According to the Chandrashekhar limit the minimum mass of a neutron star is about 1.44 solar masses, however I found some examples of neutron stars less massive than that.

Additionally, I thought that the minimum radius of a neutron star of a given mass would be more than the Schwarzchild radius of a blackhole with the same mass.

Still, wikipedia lists some small neutron stars like the CXOU J085201.4-461753 as having a radius of 1.2 km which I would not have thought was possible?

So my question is, what is the smallest radius a neutron star can be? And what is the smallest neutron star we have discovered?

Additionally, is the surface temperature of a neutron star in any way dependant on its radius and/or mass?

  • $\begingroup$ Neutron stars get smaller with larger mass, so you should be looking at the top end of the mass range for neutron stars, not the bottom end. $\endgroup$
    – James K
    Sep 25 at 16:04
  • 2
    $\begingroup$ Yeah I was aware the mass was inversely proportional to the radius, but even that makes it feel a bit more complicated since more mass means smaller radius which means even closer to the schwarzchild radius. Since the SR for 1.44 solar masses is 4.2 KM and the neutron stars mentioned on wiki there are smaller $\endgroup$ Sep 25 at 19:18

The minimum mass of a neutron star is actually about 0.2 solar masses and has nothing to do with the Chandrasekhar limit (see this Physics SE answer).

Several neutron stars have precisely measured masses that are smaller than 1.44 solar masses. The smallest is currently about 1.17 solar masses (Martinez et al. 2015). Note that more massive neutron stars may actually have smaller radii. It depends on the uncertain relationship between pressure and density.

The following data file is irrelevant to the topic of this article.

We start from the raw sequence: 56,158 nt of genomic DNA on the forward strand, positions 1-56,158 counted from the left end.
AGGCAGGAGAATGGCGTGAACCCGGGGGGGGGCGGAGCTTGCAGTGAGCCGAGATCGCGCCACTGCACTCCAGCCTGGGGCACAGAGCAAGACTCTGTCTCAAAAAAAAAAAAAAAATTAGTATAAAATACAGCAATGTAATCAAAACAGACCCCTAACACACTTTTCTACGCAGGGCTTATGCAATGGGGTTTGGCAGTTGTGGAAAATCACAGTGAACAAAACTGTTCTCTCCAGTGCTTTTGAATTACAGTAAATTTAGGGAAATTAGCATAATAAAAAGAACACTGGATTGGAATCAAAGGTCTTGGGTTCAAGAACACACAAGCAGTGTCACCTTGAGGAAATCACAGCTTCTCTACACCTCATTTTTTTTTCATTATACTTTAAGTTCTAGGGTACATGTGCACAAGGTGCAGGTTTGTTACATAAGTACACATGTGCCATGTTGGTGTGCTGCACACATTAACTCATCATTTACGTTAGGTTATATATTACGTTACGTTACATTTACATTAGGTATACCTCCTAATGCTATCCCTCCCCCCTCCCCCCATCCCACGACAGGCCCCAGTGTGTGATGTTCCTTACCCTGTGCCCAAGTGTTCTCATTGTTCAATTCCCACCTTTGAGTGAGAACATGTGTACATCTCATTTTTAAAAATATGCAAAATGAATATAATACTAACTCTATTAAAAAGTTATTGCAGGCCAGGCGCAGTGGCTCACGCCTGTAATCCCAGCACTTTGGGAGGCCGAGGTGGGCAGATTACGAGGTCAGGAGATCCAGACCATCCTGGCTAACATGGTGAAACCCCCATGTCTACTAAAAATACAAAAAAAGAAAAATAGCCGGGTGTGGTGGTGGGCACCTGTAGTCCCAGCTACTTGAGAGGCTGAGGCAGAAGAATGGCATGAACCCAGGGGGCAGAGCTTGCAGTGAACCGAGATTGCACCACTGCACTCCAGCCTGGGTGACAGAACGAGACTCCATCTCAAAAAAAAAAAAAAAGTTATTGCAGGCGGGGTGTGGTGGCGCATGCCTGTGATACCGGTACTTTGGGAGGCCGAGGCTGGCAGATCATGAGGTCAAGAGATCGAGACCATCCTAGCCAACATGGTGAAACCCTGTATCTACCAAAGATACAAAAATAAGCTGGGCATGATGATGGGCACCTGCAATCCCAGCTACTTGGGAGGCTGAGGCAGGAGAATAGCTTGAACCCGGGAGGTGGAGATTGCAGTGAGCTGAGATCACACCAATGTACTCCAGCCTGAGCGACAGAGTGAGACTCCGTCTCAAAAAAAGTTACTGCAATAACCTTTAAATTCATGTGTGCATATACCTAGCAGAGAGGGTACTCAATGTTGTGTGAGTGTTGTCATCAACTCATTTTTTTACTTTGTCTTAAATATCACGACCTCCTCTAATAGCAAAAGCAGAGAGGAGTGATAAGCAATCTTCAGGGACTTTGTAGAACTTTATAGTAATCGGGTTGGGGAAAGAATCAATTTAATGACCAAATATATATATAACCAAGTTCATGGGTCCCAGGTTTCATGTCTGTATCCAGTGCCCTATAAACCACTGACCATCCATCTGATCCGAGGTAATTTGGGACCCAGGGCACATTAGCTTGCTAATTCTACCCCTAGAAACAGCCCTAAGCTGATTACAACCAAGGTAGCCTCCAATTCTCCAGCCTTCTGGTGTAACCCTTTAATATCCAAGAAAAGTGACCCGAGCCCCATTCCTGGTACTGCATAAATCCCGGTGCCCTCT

Measuring the radii of neutron stars is incredibly difficult. The "measurements" that exist are rather indirect inferences and have large uncertainties.

There is a fundamental limit in General Relativity, that is larger than the Schwarzschild radius, for the minimum radius of an object at a given mass. This "Buchdahl limit" is 9/8 of the Schwarzschild radius. It does not matter what type of pressure support is provided, a spherically symmetric object will collapse to a black hole if smaller than that.

For realistic relationships between pressure and density, then the true limit is a bit bigger than the Buchdahl limit - perhaps 1.2 to 1.3 times the Schwarzschild radius. This is around 5 km, for neutron stars with the smallest measured masses, so presumably those neutron stars are bigger than that.

Rapid rotation could change some of these considerations, but the measured rotation rates of pulsars are too slow to have much effect.

I think the reason for the strange, small radius values you see (especially in Wikipedia, which does not have much quality control - always look at the original sources) is that it is a "fitting parameter" and represents the size of the emitting region and not necessarily the radius of the neutron star.

Finally, the surface temperature of a neutron star does not directly depend on its radius. Neutron stars start their lives very hot and cool down with time. To first order, the surface temperature of a neutron star would depend on its age. It could also depend on the rate at which it was accreting material from the interstellar medium (or a companion) or perhaps even its initial magnetic field strength.

  • $\begingroup$ As usual, very informative answer! Are you aware of an analogous limit for Kerr black holes as the Buchdal limit? $\endgroup$ Sep 26 at 14:38

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